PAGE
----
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Brian Vickers and teammate Scott Speed make it a Team Red Bull front row for Saturday's Chicago 400

  Brian Vickers, NASCAR's next big star (Photo: Getty Images for NASCAR)

   By Mike Mulhern

   JOLIET, Ill.
   Craig Rust, the new boss of the France family's Chicagoland Speedway, says he's reviewing everything here, since taking over the job less than a month ago, in a sudden shakeup of management at this nine-year-old track, just west of Chicago itself.
   And this night racing scenario – Saturday night's 400, and Thursday night's pole qualifying – could be one of the first things under review.
   Maybe 2,000 people were in the stands Thursday evening to watch Team Red Bull – Brian Vickers and Scott Speed – take the front row for the first race of the second half of the Sprint Cup season in this the nation's third-largest market.
   That was embarrassing enough, particularly coming just days after Daytona's Saturday night Coke 400 pulled in dismal TV ratings, off nearly 20 percent from last year.
   Saturday night racing, which has been an odd, and controversial, part of NASCAR racing for several years now, in what some see as a poor gambit for prime time TV, may be something whose time has finally gone from this sport. Saturday night is the weakest night of the week for TV ratings in general, and with summer weather here generally balmy 75 degrees in the afternoons in July, any advantage of night racing, at 60 degrees, seems iffy at best.
   But that's all for Rust to decide.
  For the moment Vickers and Speed, who crashed two weeks ago at Loudon – in a teammates not playing well together scenario – are on the front row for Saturday's 8 p.m. EDT (7 p.m. CDT) start, with Chevy's Jimmie Johnson right behind them, and Daytona's angriest young man, Kyle Busch, right behind them too.
  The story behind the story -- Team Red Bull, headed by Jay Frye, is trying to renew its Toyota contract or sign a contract with Chevrolet's Rick Hendrick. It's unclear which way the operation might go.
  Toyota has reportedly been disenchanted with Red Bull owner Dietrich Mateschitz' reluctance to spend money on TV ads and marketing, preferring instead to spend money on extreme sports and let the sport itself carry the marketing.
  Whether GM's Chevrolet division, currently in bankruptcy, would be willing or even able to add the two-car operation to its already large stable is unclear. And if GM were to add these two teams, would it be at the expense of two other current GM Chevrolet NASCAR operations.
   The betting man would almost have to pick Busch, based on his high-strung driving style and his still very clear anger at Tony Stewart for the hard crash the final moments Saturday night at Daytona.
   However the Brian Vickers factor may be underrated. The kid from Thomasville, N.C., has been a comer for three years now, and he's been so close to make that big breakthrough for so long that it's almost inevitable.
   Ryan Pemberton, Vickers' crew chief, seems on track to make something happen, and it could be here.
   Vickers said "We unloaded a great package, but we were lacking a component, and that was drive-off (the corners).
   "Ryan got in the truck with engineers and really worked some stuff out on the simulator.  We decided to go a different direction to help the drive-off, and, man, they nailed it.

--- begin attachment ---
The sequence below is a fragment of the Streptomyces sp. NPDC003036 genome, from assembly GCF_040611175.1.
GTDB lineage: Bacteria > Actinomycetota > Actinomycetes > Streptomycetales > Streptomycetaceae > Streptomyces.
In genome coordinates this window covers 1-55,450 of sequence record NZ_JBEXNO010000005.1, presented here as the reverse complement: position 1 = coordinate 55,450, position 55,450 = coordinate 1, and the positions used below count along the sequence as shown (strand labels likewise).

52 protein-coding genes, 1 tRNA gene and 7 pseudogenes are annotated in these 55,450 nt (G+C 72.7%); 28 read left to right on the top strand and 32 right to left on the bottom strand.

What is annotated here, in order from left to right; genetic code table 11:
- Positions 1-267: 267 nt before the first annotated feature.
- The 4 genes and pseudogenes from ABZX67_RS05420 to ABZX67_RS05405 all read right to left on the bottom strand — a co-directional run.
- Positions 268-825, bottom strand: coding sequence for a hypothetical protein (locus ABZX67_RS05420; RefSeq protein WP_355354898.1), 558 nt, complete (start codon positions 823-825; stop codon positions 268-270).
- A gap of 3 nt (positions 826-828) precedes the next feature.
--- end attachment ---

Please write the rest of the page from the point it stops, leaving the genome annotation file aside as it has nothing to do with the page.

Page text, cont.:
"Absolutely I'm very frustrated to not be in victory lane.  Obviously sitting on poles was one of our goals; winning races was the other.
    "We've had the cars, during the race, to win, we just haven't had all the pieces come together. 
   "To win a NASCAR race is very difficult; it takes a lot of talent, almost zero mistakes through 400, 500 or 600 miles, and also some luck. 
     "There have been races this year we've lost with a car to win, due to our own mistakes -- whether it be on pit road, the driver, or engine.
    "Most of them we've lost due to someone else's mistakes or bad luck. 
    "We had a car to win at Charlotte, and a couple guys gambled, who didn't run well all day -- they stayed out (instead of pitting), and the rain came and they won."



   Brian Vickers listens to crew chief Ryan Pemberton (Photo: Getty Images for NASCAR)


Toyota upset because

Toyota upset because Mateschitz prefers to let the sport itself carry the marketing? Among NASCAR's many problems is that it is hideously overmarketed - NASCAR this, NASCAR that, NASCAR this other product; "NASCAR, how bad have you got it?" is the dumbest marketing slogan in years, and seeing pop singers etc. mouthing that slogan did nothing for the sport. What they've done is they're marketing the brand instead of putting out the best possible competitive product.

So Mateschitz actually has a point - let the competitive product itself carry the marketing; make the product itself leave people wanting to buy it. That's how racing grew in the three decades before 2000, and for all of its own brand-badging of products, it's still how the NFL carries its marketing - the games are the marketing; people aren't mourning Steve McNair's death because of product placements, they're mourning because he was an excellent player and teammate.

As for Chevrolet and Mateschitz' racecars, if this team is added to Chevy's fleet, it will mark the end of any factory help for Ganassi and perhaps a further reduction for RCR - it is obvious in how poorly they are running (aside from Montoya's surprising points position, which speaks more of survival than muscle) that Ganassi and RCR are getting shortchanged as it is from GM. I'm increasingly of the view that neither Ganassi nor RCR will even be fielding racecars in four years.

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